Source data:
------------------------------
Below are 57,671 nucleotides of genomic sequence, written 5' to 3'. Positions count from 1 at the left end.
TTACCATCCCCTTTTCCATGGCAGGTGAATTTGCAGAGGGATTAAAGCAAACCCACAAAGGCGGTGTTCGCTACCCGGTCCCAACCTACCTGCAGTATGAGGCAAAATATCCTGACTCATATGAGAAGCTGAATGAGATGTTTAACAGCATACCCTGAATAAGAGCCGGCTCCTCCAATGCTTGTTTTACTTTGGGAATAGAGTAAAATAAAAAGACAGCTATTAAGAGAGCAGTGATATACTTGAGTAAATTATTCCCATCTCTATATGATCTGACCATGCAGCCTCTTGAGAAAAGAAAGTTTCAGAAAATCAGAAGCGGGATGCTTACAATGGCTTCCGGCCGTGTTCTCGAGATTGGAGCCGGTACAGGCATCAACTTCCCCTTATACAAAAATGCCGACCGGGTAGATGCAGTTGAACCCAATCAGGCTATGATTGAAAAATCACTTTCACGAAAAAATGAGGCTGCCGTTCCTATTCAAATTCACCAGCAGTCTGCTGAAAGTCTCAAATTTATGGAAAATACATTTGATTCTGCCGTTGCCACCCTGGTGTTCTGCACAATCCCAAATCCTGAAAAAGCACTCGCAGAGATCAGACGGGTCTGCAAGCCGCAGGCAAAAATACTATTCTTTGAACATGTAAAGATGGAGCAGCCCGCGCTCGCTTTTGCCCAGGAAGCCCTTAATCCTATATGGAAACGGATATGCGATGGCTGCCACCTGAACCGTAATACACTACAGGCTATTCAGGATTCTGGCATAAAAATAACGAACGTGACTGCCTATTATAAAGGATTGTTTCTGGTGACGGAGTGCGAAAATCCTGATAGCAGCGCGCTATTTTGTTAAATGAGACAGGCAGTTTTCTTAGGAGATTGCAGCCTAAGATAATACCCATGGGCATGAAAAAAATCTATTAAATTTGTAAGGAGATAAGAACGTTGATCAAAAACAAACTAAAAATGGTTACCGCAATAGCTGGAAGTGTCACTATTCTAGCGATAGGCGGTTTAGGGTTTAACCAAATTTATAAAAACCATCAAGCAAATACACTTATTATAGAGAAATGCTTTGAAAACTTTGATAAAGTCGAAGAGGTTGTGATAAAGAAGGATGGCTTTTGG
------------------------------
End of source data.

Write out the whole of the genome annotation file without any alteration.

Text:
Below are 57,671 nucleotides of genomic sequence, written 5' to 3'. Positions count from 1 at the left end.
TTACCATCCCCTTTTCCATGGCAGGTGAATTTGCAGAGGGATTAAAGCAAACCCACAAAGGCGGTGTTCGCTACCCGGTCCCAACCTACCTGCAGTATGAGGCAAAATATCCTGACTCATATGAGAAGCTGAATGAGATGTTTAACAGCATACCCTGAATAAGAGCCGGCTCCTCCAATGCTTGTTTTACTTTGGGAATAGAGTAAAATAAAAAGACAGCTATTAAGAGAGCAGTGATATACTTGAGTAAATTATTCCCATCTCTATATGATCTGACCATGCAGCCTCTTGAGAAAAGAAAGTTTCAGAAAATCAGAAGCGGGATGCTTACAATGGCTTCCGGCCGTGTTCTCGAGATTGGAGCCGGTACAGGCATCAACTTCCCCTTATACAAAAATGCCGACCGGGTAGATGCAGTTGAACCCAATCAGGCTATGATTGAAAAATCACTTTCACGAAAAAATGAGGCTGCCGTTCCTATTCAAATTCACCAGCAGTCTGCTGAAAGTCTCAAATTTATGGAAAATACATTTGATTCTGCCGTTGCCACCCTGGTGTTCTGCACAATCCCAAATCCTGAAAAAGCACTCGCAGAGATCAGACGGGTCTGCAAGCCGCAGGCAAAAATACTATTCTTTGAACATGTAAAGATGGAGCAGCCCGCGCTCGCTTTTGCCCAGGAAGCCCTTAATCCTATATGGAAACGGATATGCGATGGCTGCCACCTGAACCGTAATACACTACAGGCTATTCAGGATTCTGGCATAAAAATAACGAACGTGACTGCCTATTATAAAGGATTGTTTCTGGTGACGGAGTGCGAAAATCCTGATAGCAGCGCGCTATTTTGTTAAATGAGACAGGCAGTTTTCTTAGGAGATTGCAGCCTAAGATAATACCCATGGGCATGAAAAAAATCTATTAAATTTGTAAGGAGATAAGAACGTTGATCAAAAACAAACTAAAAATGGTTACCGCAATAGCTGGAAGTGTCACTATTCTAGCGATAGGCGGTTTAGGGTTTAACCAAATTTATAAAAACCATCAAGCAAATACACTTATTATAGAGAAATGCTTTGAAAACTTTGATAAAGTCGAAGAGGTTGTGATAAAGAAGGATGGCTTTTGG